|Jim Van Valen and Christopher Peltier|
Photo By Bob Goodfellow
Iowa City - Upon walking into Riverside during its current production of John Logan's Red, one is first struck by how the stage looks like a working art studio (set design by Kevin Dudley). Strike that: it is a working art studio. During the course of the one-act play, the actors have a lot of stage business centered around painting: mixing paint, putting together canvases, priming, cleaning. I mention this because Red is a lofty play, full of big ideas, and it would be easy to get lost in the cerebral realm of talking about art. So much the better that the actors have this great set to play with, so they can get their hands dirty with the messy, gut-wrenching business of making art.
Red tells the story of the Abstract Expressionist painter Mark Rothko (Jim Van Valen) and his young assistant Ken (Christopher Peltier). Rothko is at the height of his fame, but he is losing patience with the commercial art world; the action of the plot has him struggling to create a mural for the newly-build Four Seasons restaurant. Van Valen's Rothko is soulful and intriguing; he really transforms into this man who, though a giant in his own time, was more and more an artifact in the swiftly-changing New York of the late 1950's. Van Valen's passion and nuance as Rothko comes to realize his time has passed is part of what makes this piece so effective.
Ken is hired as Rothko's assistant. The irascible Rothko insists he isn't an art teacher or a father figure, but that's exactly what he becomes. In his emphatic rants, he tells Ken how artists must always search for truth, and must be willing to ruthlessly challenge what came before. Trouble is, the Pop Art movement is keen on taking down the Abstract Expressionists, just as the Abstract Expressionists humiliated and obviated the Cubists and the Surrealists. Ken, though he hardly has the courage to say it, is aligned with the Pop Art movement, and as both men are fiercely committed to their aesthetics, it becomes a struggle about more than art -- it's about personal identity, dominance, and, in the end, fragility and mortality.
Peltier plays the status shifts in the piece very well. He begins the play cowed, intimidated, watching every step, eager to please and afraid to anger. He soaks in all of Rothko's well rehearsed rants (Peltier is a great scene partner because he's an excellent listener). But when the tables are turned, he takes the stage and we see Rothko deflated. We see the dignity and passion of a young artist engaged in something totally new. Peltier plays the part with humor and pathos, and it's fun to watch him create this character.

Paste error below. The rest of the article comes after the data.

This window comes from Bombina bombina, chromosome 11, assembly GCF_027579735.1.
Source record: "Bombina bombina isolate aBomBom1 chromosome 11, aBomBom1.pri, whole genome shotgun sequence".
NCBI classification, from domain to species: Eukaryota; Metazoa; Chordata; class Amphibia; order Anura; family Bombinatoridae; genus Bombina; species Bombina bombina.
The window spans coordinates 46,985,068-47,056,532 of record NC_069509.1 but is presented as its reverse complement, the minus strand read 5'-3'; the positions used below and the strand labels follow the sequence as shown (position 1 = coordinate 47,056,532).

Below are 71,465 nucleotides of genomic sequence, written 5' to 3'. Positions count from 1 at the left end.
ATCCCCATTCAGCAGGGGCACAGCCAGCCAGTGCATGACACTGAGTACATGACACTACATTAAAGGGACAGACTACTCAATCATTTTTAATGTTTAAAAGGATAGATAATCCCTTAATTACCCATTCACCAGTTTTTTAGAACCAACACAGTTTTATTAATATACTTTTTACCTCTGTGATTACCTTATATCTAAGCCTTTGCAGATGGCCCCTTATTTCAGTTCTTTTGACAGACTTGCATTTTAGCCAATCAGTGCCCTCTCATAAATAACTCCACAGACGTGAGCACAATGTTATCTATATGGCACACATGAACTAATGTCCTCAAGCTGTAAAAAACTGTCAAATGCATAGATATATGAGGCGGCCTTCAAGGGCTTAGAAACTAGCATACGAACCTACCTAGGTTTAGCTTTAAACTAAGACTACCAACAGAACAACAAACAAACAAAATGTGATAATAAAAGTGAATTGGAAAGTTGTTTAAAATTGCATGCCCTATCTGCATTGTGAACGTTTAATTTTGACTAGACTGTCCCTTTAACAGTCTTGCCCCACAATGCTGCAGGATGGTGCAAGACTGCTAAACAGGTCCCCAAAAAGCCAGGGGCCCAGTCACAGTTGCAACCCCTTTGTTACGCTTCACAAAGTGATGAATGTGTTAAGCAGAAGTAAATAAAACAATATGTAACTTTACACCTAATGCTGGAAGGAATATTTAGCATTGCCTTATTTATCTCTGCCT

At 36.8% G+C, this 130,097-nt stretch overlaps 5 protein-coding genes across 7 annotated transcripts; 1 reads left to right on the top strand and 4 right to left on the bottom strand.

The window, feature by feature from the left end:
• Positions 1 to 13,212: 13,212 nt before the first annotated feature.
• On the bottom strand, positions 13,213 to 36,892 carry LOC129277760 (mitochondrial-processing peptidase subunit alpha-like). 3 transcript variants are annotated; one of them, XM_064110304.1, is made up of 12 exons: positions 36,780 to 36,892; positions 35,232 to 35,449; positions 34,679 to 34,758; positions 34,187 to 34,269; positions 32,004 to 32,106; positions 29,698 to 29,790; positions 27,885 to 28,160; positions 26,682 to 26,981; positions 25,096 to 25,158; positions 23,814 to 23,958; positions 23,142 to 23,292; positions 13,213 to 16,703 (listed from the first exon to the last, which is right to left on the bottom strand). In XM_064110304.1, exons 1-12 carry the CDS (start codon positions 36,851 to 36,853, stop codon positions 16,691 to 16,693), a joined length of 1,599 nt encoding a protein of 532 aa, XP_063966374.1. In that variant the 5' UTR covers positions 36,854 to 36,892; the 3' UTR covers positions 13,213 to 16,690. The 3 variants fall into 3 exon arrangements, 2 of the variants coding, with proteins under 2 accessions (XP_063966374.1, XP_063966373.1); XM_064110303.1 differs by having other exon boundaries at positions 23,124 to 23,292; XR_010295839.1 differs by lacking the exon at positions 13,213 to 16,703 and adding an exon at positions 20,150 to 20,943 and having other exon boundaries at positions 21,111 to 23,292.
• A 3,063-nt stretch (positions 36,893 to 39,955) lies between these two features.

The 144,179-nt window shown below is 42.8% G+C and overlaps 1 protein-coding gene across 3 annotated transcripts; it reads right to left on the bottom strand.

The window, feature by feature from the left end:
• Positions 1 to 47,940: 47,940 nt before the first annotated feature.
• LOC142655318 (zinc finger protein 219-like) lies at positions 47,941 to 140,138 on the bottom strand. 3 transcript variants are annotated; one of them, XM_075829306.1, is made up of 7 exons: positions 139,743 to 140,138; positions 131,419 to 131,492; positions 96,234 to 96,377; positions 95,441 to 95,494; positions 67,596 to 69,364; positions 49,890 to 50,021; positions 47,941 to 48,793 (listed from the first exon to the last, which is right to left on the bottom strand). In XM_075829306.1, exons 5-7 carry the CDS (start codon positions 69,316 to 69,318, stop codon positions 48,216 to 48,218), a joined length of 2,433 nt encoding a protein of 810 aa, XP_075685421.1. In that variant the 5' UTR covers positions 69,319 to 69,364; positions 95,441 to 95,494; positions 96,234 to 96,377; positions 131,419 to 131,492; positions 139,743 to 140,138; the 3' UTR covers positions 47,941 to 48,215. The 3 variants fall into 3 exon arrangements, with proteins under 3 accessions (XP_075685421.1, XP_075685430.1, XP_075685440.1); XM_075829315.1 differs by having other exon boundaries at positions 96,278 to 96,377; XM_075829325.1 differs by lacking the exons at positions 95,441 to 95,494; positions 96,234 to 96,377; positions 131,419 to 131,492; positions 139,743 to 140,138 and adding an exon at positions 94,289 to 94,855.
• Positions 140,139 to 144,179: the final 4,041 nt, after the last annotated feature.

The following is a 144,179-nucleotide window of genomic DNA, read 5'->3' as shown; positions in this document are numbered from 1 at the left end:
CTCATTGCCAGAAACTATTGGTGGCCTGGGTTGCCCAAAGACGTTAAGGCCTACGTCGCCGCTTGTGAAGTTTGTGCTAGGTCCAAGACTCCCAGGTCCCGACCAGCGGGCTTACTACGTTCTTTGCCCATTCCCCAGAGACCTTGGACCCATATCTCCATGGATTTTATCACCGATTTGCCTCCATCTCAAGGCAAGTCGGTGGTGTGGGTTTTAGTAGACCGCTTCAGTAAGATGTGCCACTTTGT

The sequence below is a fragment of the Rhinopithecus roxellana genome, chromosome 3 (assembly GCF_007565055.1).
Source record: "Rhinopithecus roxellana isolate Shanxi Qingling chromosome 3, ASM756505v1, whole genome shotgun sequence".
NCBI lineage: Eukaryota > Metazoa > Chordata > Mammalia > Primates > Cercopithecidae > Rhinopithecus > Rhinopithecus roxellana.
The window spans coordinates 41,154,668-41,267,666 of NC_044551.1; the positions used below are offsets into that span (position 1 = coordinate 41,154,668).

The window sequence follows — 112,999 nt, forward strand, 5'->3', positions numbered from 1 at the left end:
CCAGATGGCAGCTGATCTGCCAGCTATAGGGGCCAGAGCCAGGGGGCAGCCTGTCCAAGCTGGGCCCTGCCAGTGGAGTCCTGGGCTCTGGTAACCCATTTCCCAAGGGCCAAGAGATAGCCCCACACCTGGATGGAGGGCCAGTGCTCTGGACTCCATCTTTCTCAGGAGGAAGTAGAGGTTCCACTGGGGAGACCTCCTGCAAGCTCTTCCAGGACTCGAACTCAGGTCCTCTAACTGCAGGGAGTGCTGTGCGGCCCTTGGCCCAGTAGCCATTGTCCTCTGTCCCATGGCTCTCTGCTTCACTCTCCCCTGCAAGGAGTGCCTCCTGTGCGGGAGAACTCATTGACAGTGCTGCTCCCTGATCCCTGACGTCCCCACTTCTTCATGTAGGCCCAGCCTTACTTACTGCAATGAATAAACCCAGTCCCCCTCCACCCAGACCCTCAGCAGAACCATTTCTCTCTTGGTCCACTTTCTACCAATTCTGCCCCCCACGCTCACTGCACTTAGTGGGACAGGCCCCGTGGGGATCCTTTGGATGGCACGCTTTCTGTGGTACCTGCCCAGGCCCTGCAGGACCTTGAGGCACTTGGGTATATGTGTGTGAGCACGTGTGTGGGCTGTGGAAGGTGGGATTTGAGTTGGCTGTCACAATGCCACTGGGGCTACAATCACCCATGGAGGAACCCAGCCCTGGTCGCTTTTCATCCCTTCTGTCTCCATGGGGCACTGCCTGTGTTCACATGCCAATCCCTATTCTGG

Sam Osheroff's direction guides the actors through this fast-paced two-hander. Van Valen and Peltier are both engaged fully in this world and in this story, and Osheroff must be as well, because his ear for text is very strong. The music of the words flows through the piece, and it is a pleasure to drink in. He also uses the space very well. One moment in particular was very absorbing: Rothko and Ken, continuing their ongoing conversation about art and philosophy, build and hang a canvas to be primed. Solemnly they stop talking, put on a record, and swiftly and energetically paint the thing. It's exciting to watch, and it adds a lot to the verisimilitude of the staging, as we have a visual reminder how a fresh coat of paint, over time, will dry and become sterile and fixed, just like an artist's inspiration. Osheroff pays attention to both the structure and the thematic weight of Red, and it pays off.
Red plays through September 28 at Riverside Theatre, 213 N Gilbert St. More information here.
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